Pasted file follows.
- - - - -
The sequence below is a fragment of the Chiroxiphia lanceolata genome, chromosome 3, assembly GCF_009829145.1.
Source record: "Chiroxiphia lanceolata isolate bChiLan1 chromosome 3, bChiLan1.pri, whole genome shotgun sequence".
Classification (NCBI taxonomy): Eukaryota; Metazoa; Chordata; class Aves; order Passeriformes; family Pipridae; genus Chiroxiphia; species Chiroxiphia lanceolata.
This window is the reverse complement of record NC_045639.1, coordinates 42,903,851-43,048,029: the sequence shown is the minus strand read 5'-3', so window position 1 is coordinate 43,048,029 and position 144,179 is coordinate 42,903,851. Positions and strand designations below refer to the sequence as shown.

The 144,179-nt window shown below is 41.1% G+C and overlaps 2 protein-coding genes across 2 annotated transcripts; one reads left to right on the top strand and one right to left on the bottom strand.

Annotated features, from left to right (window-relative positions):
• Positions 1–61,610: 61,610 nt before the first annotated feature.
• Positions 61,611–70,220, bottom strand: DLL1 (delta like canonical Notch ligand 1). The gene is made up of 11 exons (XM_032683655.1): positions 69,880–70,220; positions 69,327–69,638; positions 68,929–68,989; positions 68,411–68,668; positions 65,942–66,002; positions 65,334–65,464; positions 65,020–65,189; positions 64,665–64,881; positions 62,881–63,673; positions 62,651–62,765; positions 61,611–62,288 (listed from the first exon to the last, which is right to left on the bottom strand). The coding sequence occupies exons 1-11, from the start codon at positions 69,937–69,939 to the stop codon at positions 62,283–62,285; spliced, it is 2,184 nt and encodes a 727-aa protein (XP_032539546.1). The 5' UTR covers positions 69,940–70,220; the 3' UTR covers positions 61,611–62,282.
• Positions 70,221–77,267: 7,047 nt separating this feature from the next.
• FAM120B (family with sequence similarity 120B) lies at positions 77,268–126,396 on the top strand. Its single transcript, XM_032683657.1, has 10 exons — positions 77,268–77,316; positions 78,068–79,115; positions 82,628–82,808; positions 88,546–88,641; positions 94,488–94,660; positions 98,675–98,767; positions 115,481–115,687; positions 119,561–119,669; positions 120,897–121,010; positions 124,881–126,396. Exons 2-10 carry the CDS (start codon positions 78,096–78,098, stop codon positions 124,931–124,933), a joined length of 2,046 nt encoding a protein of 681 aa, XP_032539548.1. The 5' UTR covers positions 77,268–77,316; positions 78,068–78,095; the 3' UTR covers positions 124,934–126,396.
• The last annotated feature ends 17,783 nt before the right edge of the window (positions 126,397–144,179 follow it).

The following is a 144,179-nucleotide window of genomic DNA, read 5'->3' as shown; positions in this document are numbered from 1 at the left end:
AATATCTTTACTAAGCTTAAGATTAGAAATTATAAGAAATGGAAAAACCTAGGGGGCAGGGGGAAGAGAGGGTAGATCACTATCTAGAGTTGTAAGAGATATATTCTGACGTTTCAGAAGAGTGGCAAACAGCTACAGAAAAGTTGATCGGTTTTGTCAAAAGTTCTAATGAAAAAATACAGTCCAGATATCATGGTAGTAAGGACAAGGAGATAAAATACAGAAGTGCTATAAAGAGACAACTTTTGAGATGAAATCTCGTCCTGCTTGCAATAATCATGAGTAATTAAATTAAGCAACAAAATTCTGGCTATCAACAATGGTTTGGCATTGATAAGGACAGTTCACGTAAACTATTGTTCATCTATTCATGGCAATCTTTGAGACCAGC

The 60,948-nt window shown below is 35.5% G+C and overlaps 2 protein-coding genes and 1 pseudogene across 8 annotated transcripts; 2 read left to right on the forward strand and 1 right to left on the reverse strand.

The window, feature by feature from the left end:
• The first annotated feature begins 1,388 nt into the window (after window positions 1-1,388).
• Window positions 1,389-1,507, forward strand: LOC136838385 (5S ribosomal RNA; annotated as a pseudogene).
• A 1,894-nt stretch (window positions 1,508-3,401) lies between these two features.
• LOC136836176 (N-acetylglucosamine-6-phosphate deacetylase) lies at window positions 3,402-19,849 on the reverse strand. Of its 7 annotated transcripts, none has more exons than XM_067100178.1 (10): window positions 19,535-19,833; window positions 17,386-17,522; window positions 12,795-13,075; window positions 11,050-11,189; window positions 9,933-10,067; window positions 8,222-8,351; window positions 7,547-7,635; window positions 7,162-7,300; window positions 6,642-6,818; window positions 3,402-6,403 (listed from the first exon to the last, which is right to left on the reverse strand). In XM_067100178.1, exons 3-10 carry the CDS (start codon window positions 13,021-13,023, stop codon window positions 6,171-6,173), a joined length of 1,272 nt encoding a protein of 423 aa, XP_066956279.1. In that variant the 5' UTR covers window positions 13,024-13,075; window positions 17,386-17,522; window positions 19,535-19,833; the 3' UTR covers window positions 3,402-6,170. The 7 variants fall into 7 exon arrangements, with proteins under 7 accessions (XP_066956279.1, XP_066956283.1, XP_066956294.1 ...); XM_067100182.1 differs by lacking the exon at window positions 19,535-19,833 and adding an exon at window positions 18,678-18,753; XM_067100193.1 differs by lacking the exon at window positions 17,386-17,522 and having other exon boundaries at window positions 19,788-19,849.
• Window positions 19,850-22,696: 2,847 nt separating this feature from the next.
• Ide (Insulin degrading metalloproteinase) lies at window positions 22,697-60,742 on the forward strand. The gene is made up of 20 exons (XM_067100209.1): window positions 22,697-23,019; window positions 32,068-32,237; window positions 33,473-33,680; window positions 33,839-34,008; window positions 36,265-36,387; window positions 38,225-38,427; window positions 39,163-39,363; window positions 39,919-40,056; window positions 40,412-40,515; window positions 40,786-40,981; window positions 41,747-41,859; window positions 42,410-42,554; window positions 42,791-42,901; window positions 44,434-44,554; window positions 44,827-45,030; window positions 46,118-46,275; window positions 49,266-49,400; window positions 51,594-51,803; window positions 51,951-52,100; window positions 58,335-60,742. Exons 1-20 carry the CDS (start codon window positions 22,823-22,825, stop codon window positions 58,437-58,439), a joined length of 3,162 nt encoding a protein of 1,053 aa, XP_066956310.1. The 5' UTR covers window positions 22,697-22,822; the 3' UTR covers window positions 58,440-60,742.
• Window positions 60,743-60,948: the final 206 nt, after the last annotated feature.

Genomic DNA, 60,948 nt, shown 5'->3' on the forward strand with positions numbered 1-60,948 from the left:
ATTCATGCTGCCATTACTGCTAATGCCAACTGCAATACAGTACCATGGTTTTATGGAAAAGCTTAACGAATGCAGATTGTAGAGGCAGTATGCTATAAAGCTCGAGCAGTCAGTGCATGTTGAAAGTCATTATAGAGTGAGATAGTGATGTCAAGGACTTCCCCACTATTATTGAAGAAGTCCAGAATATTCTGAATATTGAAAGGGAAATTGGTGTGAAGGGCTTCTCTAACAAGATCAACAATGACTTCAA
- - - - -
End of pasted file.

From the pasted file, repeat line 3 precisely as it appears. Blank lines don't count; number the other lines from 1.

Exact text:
Classification (NCBI taxonomy): Eukaryota; Metazoa; Chordata; class Aves; order Passeriformes; family Pipridae; genus Chiroxiphia; species Chiroxiphia lanceolata.